A primary health centre (PHC) in western Assam’s South Salmara-Mankachar district has come under the scanner for allegedly destroying birth-related records after a complaint that its officials took money to issue fake birth certificates.The complainants – advocates Anisur Rahman and Azaharul Islam – said the PHC issued many birth certificates against the same serial numbers. Such duplication has made it difficult for people to prove their citizenship as July 30, the date for publishing the complete draft of the updated National Register of Citizens (NRC), draws near.Many people had enclosed birth certificates as proof of citizenship. The NRC, wary of fake documents, had on May 1 issued a notification that birth certificates issued by any entity other than the health department and more than a year after the birth of child would not be legally admissible.In their FIR on Tuesday, the advocates said a section of officials of the South Salmara PHC had destroyed the birth-related documents of 25 years to “erase their misconduct”.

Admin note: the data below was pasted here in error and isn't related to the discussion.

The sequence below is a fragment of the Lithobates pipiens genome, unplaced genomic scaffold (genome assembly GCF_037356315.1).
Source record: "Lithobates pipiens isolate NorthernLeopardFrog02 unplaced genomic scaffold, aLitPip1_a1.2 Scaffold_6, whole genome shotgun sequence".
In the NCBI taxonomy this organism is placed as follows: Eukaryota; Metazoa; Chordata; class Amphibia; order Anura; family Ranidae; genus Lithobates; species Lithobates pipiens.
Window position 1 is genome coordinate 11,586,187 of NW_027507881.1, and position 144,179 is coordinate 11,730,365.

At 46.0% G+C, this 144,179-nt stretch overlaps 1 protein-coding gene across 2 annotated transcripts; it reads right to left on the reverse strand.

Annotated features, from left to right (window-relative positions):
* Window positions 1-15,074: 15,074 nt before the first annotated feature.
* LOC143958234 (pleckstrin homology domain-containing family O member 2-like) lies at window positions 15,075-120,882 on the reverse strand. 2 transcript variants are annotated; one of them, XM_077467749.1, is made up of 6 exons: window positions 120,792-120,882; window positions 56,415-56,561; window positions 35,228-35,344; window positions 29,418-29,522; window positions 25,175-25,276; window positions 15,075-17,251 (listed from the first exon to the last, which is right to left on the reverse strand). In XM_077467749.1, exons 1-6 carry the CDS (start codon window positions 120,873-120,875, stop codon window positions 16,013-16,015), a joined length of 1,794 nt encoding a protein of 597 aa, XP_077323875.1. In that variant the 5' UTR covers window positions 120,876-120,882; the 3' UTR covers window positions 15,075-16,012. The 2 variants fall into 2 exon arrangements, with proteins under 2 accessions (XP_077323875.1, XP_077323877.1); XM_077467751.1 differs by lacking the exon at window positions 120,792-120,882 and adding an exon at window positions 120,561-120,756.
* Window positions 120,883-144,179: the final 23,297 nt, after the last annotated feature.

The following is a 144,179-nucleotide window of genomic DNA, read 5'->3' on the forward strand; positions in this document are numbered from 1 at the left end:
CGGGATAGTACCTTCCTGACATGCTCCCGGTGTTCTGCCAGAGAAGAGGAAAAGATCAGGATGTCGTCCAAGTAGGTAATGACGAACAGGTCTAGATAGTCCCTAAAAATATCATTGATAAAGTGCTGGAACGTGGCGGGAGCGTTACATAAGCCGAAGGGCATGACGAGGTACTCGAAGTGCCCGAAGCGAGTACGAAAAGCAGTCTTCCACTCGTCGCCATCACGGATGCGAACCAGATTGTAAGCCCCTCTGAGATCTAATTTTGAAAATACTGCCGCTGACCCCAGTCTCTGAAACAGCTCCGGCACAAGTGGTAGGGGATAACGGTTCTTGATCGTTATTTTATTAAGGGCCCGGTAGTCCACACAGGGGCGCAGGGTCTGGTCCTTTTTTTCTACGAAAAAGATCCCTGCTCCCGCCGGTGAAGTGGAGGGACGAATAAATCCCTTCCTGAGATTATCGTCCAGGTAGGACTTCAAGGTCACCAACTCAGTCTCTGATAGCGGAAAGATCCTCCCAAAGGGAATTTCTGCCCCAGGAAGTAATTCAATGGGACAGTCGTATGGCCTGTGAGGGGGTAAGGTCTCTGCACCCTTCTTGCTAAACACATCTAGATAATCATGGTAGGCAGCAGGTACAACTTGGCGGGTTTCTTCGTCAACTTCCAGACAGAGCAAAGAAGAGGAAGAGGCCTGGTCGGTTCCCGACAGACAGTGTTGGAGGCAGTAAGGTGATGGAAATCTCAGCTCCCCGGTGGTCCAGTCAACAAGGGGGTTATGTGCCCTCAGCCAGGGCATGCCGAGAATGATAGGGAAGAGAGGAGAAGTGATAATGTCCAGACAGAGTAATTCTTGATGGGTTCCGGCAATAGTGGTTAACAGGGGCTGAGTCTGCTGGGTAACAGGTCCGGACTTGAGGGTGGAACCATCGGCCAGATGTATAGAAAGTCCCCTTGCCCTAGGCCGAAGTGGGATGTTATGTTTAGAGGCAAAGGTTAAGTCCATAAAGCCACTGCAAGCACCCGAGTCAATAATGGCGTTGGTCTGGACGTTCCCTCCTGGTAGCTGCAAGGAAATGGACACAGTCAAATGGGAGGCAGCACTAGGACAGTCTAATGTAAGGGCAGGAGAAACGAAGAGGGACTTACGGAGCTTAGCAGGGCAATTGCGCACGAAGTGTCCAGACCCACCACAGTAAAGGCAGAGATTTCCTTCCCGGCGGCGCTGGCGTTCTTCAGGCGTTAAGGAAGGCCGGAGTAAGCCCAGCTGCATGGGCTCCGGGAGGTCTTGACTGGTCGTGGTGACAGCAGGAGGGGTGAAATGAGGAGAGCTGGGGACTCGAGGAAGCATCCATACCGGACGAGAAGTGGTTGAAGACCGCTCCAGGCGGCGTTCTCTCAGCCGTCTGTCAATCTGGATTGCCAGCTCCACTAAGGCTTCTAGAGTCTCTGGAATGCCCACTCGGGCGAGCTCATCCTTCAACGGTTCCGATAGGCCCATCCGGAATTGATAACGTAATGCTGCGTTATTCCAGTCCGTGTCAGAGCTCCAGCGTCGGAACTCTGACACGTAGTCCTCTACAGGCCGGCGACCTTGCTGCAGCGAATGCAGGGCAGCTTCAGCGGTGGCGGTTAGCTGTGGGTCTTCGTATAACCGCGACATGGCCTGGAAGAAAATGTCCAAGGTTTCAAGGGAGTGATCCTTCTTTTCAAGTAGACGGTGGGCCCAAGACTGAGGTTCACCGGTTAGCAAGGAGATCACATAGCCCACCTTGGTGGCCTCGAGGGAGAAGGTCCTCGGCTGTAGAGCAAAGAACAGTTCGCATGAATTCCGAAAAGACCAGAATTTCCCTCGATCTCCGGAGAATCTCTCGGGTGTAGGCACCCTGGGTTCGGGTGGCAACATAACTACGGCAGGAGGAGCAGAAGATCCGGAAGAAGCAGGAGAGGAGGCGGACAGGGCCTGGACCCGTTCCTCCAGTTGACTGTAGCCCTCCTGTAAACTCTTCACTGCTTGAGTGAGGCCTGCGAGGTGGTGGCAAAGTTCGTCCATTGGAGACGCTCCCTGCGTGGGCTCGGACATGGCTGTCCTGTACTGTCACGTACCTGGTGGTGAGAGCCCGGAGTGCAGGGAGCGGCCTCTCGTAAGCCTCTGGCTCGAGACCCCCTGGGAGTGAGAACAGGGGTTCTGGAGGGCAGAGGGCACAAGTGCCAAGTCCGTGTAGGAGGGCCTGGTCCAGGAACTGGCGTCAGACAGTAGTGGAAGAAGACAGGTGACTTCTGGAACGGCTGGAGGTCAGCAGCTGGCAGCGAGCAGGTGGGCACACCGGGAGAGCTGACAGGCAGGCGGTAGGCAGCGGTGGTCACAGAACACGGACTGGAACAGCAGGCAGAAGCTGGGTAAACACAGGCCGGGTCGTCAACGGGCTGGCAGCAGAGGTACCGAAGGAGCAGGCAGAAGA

Pavitra Chalam, 28At the age of 21, she was already an established name in art circles. A graduate from the New York Film Academy, she has 35 documentary films in her kitty including the award-winning Anamika: Her Glorious Past. Having done stints at various news organisations as a journalist, she,Pavitra Chalam, 28At the age of 21, she was already an established name in art circles. A graduate from the New York Film Academy, she has 35 documentary films in her kitty including the award-winning Anamika: Her Glorious Past. Having done stints at various news organisations as a journalist, she finally realised that her passion lay in filmmaking. Her narrations are compelling and undeniably affective and have forced the world to sit back and take notice.Time travel: The art of story-telling has fascinated me since I was three. In my stint at NDTV and BBC as a journalist, I realised that filmmaking was my calling. I wanted to share my experiences and narrate stories on issues that affected many in our country. My journey began with Bus at the Youth Initiative for Peace in 2003 in Pakistan and I haven’t looked back since then.Above the line: Filmmaking has been a transformational experience so far. For instance, I saw my friend being overpowered by drug addiction and it changed me to an extent that I wanted to share this experience with everyone. This art has given me a vent to bring about sensitivity in the masses. It has reaffirmed my faith in what I do and what I have been doing.Lights, camera, action: Filmmaking is an honest medium and its purpose is to convey issues that matter. My films always have a human interest angle and I plan to keep it that way. I am fascinated by the styles of different filmmakers but I want my films to be beautiful and show what I have seen. I am inspired by the lives and struggles of those I film and this makes it even more imperative for me to narrate their stories.Intermission: I feel blessed to have a supportive group of friends and family. And when I am not making movies, I try to be around them as much as I can. Being an athlete, I try to catch up on kickboxing and various other sports. I adore soft toys and chocolates and have not been able to give them up, which I think is my only vice. Apart from that, I am an avid tea drinker and cannot seem to get more of it.Stepping stone: Having studied filmmaking, I knew the basics and this helped me move forward with fresher topics and a new style of presentation. In the initial days, my audience was niche. But it soon graduated to a large number of people. This overwhelming response pushed me into doing things even better.Feat of life: I still have a long way to go in terms of achievement and am still in the learning curve. Yet, every piece of my work is special and something we are meant to do. I see change around me and this ability to inspire drives me to do something unparalleled.The path to glory: It is very important to focus and develop an ability to be able to tell stories honestly. Films should glorify life and motivate everyone to help those who are deprived. If young filmmakers realise this gift, a complete transformation in how we tell our stories can happen.advertisement